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Pittsburgh Penguins vs. Montreal Canadiens preview

Posted By Amit Mann On Apr 29 2010 @ 3:47 pm In Pittsburgh Penguins | 5 Comments

Montreal’s shocking victory over the Capitals has landed them with another challenge in the raining Stanley Cup Champions in the second round. Pittsburgh won the season series 3-1 but the play of Jaroslav Halak is what makes this series more enduring. He stole games for Montreal and everyone is wondering if he can have the same success against the Penguins.

Let’s break down this series and see who has the edge.

Offence
The Pittsburgh Penguins have a highly touted offence and received fairly balanced scoring in the first round of the playoffs against the Ottawa Senators. Unsung heroes like Matt Cooke, Bill Guerin and Pascal Dupuis improved the depth of the Penguins attack and were able to take advantage of a defensive team in Ottawa. Co-Maurice Richard winner Sidney Crosby has had great success playing against Montreal in his career and is coming off his best playoff round in his career. Evgeni Malkin had eight points in six games versus the Senators and will look to continue his scoring success against the Canadiens. The biggest question for the forwards is if they can beat Jaroslav Halak?

The Montreal Canadiens have always been a very good offensive team and in the first round they were able to score just enough to get past the Washington Capitals. While guys like Mike Cammaleri, Scott Gomez and Brian Gionta will need to produce, the Canadiens’ balanced scoring will have to continue if they can defeat the Penguins.  Tomas Plekanec recorded a point per game against the Penguins this year and he will be counted on for secondary scoring. Dominic Moore, who had a terrific series facing off against the Ovechkin line, will move from one star to another as he will put his attention to stopping Sidney Crosby.

Edge: Pittsburgh. Balanced scoring is part of the Penguins attack and while Montreal did it for one round, it remains to be seen if they can do it against a better defensive team.

Defence
The Penguins defence was good but not great against the Ottawa Senators and will need to be more consistent against Montreal. The biggest positive was as the series went on, the defence got better, excluding the penalty-kill. Sergei Gonchar got better with time and Jay Mckee was able to fill the void of Jordon Leopold, after Andy Sutton took him out of the series.  The Pittsburgh defence is older but more experienced and the key for them will be to handle the speed of the Montreal attack.

The Canadiens’ defenceman overall did a good job defending Alex Ovechkin and the strong Washington offence and will need a similar effort against the Penguins. Montreal blocked the most shots of any playoff team in the first round which was one of the keys to getting past the Capitals. Halak is going to be where it ends but the defenceman’s are going to need to do their job of limiting the second chance opportunities and ensuring the Slovakian goaltender can see the puck.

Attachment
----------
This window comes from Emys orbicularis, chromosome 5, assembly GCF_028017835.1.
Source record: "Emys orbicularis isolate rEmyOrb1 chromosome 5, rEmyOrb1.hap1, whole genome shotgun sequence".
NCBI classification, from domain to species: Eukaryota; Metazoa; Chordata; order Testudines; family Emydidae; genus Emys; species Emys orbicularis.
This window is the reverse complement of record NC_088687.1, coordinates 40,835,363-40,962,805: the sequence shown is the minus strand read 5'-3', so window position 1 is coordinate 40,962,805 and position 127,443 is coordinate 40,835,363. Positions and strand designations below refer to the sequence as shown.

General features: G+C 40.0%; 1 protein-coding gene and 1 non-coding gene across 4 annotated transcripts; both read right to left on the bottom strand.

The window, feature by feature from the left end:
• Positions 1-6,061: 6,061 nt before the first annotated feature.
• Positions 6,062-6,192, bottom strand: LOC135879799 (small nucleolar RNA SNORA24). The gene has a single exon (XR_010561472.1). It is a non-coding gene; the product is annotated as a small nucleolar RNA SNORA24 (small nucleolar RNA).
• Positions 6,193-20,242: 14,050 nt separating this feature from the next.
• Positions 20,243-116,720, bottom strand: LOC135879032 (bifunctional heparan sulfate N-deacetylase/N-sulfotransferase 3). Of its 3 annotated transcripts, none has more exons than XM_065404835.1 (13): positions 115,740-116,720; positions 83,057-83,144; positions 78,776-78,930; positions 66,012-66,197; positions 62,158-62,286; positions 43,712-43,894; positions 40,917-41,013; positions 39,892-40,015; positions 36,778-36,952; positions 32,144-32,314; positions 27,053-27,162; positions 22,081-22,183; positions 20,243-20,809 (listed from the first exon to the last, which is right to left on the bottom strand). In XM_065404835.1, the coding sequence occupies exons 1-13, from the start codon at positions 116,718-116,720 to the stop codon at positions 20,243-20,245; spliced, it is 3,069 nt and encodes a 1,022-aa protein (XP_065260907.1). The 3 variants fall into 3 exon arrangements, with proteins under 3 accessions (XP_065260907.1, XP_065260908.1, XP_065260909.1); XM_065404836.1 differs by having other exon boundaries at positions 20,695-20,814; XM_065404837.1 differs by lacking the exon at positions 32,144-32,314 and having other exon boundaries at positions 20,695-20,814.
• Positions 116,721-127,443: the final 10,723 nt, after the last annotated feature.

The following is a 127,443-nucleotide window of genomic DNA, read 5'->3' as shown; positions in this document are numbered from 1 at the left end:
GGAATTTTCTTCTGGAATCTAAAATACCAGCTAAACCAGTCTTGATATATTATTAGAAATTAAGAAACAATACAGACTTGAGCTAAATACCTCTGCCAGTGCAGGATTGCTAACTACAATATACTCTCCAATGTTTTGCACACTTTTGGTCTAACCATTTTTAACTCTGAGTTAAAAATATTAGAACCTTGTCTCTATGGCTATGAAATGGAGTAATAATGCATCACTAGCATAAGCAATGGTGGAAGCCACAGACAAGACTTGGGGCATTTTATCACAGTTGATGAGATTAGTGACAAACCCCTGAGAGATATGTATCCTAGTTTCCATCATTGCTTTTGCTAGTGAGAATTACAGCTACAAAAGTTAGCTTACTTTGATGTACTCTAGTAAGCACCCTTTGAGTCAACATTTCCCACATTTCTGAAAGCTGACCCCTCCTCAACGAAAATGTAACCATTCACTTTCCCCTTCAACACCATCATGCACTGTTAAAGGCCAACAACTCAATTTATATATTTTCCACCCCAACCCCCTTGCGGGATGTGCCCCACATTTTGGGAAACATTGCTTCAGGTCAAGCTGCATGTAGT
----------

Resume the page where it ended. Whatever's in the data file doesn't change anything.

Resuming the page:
Edge: Pittsburgh. Halak saved them for one round but you cannot expect him to make 40 saves a night for another series. Pittsburgh defence is an experience crew that understands how to stop good offensive teams and Montreal’s lack of size could play right into their hands.

Special Teams
Pittsburgh’s penalty kill is abysmal, ranking dead last among playoff teams in the first round. Penguins are known as a strong team short-handed but in the first round and late in the season, this was not the case. The power play on the other hand was a bright spot for the Penguins against Ottawa and will need to be once again if the penalty kill doesn’t get better.

Montreal was solid penalty killing against Washington, killing 97 percent of their chances. Their ability to block shots was a key factor in stopping Washintgon and Coach Jacques Martin will need a similar effort in round two. The power play was also very good in the first round, connecting on 20 percent of their chances.

Edge: Montreal. A good penalty-kill and a good power play give the Canadiens the upper hand. If Pittsburgh can’t figure out their woes short handed, they could be in trouble.

Goaltending
Marc-Andre Fleury was less than spectacular in the first round, compiling a .890 save percentage and a 2.75 ERA. Ottawa’s goaltending issues early in the series allowed Fleury to weasel his way through a poor performance but if Halak plays the way he did in the latter part of the first round series,  Fleury will have no where to hide. Pittsburgh is going to need the Stanley Cup winning goaltending to come out and make his presence made in the second round.

Jaroslav Halak showed he can be a game changer and in round two, he will have to do the same thing. He made over 90 saves in the last two games of the series and against Crosby and the Penguins; it’s possible he will have to do it again. Pittsburgh’s offence is much stronger on the fore check than Washington’s and also will get into Halak’s crease which can present a different challenge.

Edge: Toss Up! Halak’s play gives Montreal a slight edge but if Fleury can play anything like he did in last years playoffs, we could be in for quite the goaltending battle.

Prediction: Pittsburgh in 6. Too much talent and too much poise will be the reason why Montreal’s run comes short. Pittsburgh’s physical play and size will be too much for the

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